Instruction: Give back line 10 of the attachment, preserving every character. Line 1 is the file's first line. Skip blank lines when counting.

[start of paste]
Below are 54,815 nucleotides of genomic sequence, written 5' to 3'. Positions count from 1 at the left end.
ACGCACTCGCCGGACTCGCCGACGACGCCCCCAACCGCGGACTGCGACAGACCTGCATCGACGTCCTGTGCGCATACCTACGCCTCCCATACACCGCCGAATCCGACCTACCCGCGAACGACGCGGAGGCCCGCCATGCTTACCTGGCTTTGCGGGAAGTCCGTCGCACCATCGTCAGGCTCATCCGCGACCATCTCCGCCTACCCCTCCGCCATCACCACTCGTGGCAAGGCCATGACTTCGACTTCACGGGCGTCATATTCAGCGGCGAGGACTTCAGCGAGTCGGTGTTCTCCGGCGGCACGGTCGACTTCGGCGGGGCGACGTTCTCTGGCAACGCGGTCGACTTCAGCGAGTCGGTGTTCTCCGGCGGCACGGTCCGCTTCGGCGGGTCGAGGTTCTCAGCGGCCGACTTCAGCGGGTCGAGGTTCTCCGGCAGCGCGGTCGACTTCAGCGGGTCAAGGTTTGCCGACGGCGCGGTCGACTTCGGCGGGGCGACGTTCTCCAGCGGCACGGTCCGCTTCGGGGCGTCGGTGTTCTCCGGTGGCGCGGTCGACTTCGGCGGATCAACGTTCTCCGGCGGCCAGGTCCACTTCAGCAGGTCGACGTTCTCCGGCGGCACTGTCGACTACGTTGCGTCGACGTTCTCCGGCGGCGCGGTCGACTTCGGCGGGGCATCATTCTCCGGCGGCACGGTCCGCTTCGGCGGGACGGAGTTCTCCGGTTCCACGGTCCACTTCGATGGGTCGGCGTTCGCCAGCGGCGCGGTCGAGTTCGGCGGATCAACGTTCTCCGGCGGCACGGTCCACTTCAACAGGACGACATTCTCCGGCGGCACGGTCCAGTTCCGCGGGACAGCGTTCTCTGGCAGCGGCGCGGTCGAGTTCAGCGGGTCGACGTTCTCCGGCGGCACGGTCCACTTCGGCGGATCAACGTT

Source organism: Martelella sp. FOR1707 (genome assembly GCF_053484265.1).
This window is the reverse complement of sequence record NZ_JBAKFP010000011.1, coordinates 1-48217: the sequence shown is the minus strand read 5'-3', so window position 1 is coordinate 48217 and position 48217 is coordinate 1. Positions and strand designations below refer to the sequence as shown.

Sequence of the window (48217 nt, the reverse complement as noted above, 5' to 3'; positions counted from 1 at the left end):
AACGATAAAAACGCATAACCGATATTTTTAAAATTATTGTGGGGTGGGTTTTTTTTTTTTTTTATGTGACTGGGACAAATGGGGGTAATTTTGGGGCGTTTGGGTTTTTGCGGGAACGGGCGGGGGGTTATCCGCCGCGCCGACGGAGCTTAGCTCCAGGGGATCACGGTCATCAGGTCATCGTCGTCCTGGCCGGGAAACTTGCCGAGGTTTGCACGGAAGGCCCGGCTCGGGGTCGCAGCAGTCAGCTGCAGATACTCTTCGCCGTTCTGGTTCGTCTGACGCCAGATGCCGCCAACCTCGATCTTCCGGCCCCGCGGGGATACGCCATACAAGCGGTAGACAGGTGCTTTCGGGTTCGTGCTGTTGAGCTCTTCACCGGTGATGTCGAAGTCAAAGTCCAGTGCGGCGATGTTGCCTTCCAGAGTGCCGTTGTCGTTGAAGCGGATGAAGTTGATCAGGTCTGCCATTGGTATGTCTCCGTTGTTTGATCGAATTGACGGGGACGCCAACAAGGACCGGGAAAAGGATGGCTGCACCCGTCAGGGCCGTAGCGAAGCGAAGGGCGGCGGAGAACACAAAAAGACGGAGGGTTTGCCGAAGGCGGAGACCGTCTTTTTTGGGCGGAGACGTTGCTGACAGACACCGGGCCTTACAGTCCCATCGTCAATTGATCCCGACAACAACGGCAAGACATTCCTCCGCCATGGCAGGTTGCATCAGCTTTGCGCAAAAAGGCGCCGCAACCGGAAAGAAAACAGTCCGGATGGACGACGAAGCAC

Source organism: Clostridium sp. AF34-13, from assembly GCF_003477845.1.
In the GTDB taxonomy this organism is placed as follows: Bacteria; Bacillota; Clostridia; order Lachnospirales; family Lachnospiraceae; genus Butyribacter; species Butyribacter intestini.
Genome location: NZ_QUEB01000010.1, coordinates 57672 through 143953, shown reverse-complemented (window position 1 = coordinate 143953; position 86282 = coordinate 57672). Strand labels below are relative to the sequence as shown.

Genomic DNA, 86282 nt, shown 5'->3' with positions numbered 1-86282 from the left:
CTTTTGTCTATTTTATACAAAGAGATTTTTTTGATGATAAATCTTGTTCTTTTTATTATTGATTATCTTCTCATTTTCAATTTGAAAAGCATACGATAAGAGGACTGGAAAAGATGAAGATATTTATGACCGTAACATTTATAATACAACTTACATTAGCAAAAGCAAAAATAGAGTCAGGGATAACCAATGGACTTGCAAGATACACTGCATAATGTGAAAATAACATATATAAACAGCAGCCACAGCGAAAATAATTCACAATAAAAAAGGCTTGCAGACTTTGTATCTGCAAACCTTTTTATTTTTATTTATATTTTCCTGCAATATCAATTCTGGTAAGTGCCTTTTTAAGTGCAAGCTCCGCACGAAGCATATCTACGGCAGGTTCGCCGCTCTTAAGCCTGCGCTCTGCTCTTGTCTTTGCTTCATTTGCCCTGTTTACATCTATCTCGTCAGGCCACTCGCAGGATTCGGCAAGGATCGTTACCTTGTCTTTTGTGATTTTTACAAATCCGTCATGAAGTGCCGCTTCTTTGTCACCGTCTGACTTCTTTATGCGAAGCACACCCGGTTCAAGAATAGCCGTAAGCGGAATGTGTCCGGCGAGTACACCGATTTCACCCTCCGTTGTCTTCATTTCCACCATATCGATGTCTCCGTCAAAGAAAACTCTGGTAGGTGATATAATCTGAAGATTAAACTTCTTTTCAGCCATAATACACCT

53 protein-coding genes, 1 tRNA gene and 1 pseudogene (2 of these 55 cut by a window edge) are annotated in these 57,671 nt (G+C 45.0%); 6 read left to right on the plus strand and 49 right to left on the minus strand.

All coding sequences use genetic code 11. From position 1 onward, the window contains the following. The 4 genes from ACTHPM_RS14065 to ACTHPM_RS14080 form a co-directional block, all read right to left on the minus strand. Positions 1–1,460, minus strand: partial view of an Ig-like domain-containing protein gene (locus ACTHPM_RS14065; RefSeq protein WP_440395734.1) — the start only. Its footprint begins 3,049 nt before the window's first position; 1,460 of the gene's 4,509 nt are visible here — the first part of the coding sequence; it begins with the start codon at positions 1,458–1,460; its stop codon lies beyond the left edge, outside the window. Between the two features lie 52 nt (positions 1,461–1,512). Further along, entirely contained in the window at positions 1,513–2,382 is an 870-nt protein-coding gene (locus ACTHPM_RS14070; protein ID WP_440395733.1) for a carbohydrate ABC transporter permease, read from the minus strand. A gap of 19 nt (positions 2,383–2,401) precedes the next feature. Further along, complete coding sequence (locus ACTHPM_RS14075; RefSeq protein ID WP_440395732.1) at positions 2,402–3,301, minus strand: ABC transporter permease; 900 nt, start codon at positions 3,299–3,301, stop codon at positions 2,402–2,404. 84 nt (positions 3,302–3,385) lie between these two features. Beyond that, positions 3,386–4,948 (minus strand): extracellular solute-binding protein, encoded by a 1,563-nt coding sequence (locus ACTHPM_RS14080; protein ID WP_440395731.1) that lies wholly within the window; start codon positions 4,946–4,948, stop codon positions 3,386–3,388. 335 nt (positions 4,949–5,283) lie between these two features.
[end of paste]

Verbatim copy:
Genomic DNA, 86282 nt, shown 5'->3' with positions numbered 1-86282 from the left: